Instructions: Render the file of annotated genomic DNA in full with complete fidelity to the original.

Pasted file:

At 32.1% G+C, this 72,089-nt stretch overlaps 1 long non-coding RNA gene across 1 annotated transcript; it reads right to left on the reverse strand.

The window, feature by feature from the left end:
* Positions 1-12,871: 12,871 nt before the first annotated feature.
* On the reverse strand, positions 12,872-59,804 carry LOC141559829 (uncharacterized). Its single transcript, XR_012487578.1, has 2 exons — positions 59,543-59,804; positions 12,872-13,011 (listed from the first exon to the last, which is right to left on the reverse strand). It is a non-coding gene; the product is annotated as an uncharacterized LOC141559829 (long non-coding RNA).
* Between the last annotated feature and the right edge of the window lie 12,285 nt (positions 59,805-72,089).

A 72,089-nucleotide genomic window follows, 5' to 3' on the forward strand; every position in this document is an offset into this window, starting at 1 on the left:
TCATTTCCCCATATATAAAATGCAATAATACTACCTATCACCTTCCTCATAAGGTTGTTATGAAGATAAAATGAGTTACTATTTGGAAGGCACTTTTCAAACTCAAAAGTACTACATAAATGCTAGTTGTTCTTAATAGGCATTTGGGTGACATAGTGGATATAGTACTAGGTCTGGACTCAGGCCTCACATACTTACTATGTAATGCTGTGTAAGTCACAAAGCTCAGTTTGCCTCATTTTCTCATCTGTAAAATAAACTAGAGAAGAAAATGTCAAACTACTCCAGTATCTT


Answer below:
At 32.1% G+C, this 72,089-nt stretch overlaps 1 long non-coding RNA gene across 1 annotated transcript; it reads right to left on the reverse strand.

The window, feature by feature from the left end:
* Positions 1-12,871: 12,871 nt before the first annotated feature.
* On the reverse strand, positions 12,872-59,804 carry LOC141559829 (uncharacterized). Its single transcript, XR_012487578.1, has 2 exons — positions 59,543-59,804; positions 12,872-13,011 (listed from the first exon to the last, which is right to left on the reverse strand). It is a non-coding gene; the product is annotated as an uncharacterized LOC141559829 (long non-coding RNA).
* Between the last annotated feature and the right edge of the window lie 12,285 nt (positions 59,805-72,089).

A 72,089-nucleotide genomic window follows, 5' to 3' on the forward strand; every position in this document is an offset into this window, starting at 1 on the left:
TCATTTCCCCATATATAAAATGCAATAATACTACCTATCACCTTCCTCATAAGGTTGTTATGAAGATAAAATGAGTTACTATTTGGAAGGCACTTTTCAAACTCAAAAGTACTACATAAATGCTAGTTGTTCTTAATAGGCATTTGGGTGACATAGTGGATATAGTACTAGGTCTGGACTCAGGCCTCACATACTTACTATGTAATGCTGTGTAAGTCACAAAGCTCAGTTTGCCTCATTTTCTCATCTGTAAAATAAACTAGAGAAGAAAATGTCAAACTACTCCAGTATCTT